2016 Event Review

IWM Duxford Flying Legends 9-10 July, 2016
Location: IWM Duxford, UK
Admission: Advanced ticket event
Parking: Onsite parking requested separately and at an additional pre-paid cost per vehicle
Value:: Good
Rating out of 10: 7


For almost every year in the past decade the UK's two foremost annual air shows have coincided with each other on the very same weekend in July. The clash of dates is viewed by many, who enjoy both modern jets and classic warbirds, as an inconvenience. With venues in Cambridgeshire (Flying Legends) and Gloucestershire (RIAT) being situated around 121 road miles apart, several enthusiasts opt to attend one venue on a day and then switch to the other. One must therefore book accommodation well ahead and be prepared for the journey.

The weather is a key element at both events and it not uncommon to hear about last minute cancellations due to high wind gusts, low cloud and/or rain squalls. Some aircraft are vulnerable to the elements and most of the flying is held under VFR conditions. I attended the Saturday show this year and the weather was mainly cloudy, with a westerly wind. There were some sunny spells and an occasional rain cloud in the late afternoon.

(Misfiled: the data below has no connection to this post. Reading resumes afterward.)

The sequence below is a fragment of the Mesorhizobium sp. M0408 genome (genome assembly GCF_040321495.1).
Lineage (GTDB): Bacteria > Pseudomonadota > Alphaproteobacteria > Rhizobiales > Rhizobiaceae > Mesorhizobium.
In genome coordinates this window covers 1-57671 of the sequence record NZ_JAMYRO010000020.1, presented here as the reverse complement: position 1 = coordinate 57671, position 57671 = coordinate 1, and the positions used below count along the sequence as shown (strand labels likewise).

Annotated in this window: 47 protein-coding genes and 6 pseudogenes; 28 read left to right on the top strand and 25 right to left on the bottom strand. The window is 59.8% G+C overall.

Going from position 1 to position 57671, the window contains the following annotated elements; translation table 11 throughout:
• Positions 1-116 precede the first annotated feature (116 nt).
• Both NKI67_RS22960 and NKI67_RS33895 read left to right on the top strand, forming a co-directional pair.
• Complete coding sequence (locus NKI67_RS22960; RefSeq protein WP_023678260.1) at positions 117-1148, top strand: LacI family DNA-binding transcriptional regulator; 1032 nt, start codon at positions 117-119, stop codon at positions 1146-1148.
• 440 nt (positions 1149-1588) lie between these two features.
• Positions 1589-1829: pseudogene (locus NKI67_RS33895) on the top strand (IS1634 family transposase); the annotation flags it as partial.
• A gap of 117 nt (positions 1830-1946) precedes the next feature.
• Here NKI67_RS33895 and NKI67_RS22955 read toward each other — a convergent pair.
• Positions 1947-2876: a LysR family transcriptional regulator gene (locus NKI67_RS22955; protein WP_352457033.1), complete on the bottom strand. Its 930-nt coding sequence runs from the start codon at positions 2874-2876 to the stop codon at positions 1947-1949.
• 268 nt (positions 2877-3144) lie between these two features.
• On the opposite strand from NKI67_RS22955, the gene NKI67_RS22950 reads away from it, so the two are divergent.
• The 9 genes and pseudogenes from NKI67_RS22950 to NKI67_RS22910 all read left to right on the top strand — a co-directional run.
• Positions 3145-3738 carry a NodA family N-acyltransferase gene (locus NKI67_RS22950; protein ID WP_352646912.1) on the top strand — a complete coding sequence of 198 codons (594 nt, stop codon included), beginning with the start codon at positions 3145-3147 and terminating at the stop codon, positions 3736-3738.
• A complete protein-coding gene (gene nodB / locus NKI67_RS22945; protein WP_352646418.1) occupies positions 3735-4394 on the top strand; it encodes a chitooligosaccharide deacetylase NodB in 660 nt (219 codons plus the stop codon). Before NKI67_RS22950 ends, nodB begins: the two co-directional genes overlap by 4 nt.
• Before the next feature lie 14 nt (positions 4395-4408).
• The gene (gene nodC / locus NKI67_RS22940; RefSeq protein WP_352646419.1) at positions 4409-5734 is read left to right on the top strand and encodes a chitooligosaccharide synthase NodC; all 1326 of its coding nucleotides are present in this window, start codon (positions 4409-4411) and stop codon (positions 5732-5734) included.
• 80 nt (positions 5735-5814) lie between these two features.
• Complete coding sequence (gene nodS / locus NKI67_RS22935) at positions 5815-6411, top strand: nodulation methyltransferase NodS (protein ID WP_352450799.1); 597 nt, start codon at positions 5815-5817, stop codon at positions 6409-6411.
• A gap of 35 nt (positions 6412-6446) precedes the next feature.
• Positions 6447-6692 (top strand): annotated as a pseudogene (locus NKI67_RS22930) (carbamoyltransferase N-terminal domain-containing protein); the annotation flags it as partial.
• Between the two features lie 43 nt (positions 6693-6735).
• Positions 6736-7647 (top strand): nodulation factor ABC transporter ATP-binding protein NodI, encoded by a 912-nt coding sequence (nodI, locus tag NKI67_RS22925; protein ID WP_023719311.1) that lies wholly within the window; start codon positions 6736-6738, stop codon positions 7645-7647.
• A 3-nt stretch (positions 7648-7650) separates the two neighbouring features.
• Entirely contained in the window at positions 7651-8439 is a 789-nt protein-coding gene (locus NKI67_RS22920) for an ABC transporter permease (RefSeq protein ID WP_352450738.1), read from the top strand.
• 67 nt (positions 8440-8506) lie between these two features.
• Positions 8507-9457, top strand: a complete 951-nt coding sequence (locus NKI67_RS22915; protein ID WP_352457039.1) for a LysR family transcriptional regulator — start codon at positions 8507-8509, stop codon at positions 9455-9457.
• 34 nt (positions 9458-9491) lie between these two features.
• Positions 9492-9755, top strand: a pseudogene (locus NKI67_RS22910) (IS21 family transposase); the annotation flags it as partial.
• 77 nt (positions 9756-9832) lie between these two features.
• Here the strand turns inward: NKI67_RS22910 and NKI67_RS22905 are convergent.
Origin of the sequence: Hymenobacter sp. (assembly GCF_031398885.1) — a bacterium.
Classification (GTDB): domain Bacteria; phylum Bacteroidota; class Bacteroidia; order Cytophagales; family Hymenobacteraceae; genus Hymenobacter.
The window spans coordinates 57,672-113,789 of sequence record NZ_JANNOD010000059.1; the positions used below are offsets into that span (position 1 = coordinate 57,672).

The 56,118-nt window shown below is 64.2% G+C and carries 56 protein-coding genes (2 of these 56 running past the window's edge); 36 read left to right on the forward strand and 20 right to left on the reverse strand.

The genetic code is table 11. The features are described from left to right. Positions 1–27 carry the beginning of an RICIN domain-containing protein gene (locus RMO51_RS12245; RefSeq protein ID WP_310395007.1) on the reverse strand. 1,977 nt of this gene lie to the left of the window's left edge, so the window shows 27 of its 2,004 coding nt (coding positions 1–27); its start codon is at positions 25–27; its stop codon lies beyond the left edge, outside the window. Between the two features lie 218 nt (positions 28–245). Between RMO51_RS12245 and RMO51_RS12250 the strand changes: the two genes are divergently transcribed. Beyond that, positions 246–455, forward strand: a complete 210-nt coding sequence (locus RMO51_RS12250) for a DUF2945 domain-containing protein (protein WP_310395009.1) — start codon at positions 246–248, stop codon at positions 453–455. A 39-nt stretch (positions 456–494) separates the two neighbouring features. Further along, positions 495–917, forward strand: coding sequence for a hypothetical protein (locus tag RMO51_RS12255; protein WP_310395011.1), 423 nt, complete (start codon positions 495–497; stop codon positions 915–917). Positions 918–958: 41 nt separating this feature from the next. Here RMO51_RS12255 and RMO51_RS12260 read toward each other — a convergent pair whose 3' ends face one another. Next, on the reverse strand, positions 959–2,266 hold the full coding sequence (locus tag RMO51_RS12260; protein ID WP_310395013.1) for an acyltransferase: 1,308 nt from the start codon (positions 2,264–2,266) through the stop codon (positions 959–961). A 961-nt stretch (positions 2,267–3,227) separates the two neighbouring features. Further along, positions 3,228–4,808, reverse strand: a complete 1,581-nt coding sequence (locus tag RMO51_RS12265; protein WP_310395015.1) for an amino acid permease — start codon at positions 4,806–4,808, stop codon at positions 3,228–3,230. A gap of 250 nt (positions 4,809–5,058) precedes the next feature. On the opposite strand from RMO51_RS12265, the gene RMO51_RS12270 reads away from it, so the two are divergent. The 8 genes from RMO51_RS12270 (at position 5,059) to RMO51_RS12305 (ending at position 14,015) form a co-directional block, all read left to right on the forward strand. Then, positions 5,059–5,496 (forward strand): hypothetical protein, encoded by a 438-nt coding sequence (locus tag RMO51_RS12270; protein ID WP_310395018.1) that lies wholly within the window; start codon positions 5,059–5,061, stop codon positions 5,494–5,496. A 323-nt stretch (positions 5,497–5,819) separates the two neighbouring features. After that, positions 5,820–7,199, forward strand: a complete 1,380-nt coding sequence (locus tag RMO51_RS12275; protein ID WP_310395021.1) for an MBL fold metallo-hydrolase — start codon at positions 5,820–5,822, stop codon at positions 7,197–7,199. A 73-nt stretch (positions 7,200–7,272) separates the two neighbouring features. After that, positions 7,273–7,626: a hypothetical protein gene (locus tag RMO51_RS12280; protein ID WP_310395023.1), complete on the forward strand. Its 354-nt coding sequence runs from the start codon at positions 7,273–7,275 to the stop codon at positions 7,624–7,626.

Duxford sports a grass strip which is parallel to a paved runway, both lie 06/24. On the day runway 24 was in use meaning that all aircraft were taking off from left to right. Almost all aircraft at Legends are tail draggers and some like Classic Wings' DH Tiger Moth sport tail skids dictating their need to use a grass strip. The designated viewing areas and crowd line as from 2016 (and future years) have been modified to comply with the CAA's newly imposed restrictions in the wake of the Hawker Hunter tragedy at Shoreham last year. Whereas in previous years it was commonplace to see spectator 'freeloaders' on the other side of the airfield, this year the fields were empty. Public traffic was not permitted all around the secondary roads leading to the approaches and perimeter. The crowd line alongside the Land Warfare Museum (aka, the Tank Bank) was closed off as this was deemed to be too close to the runway in the event of an emergency. People were discouraged from setting up wind breakers along the whole length of the crowd line.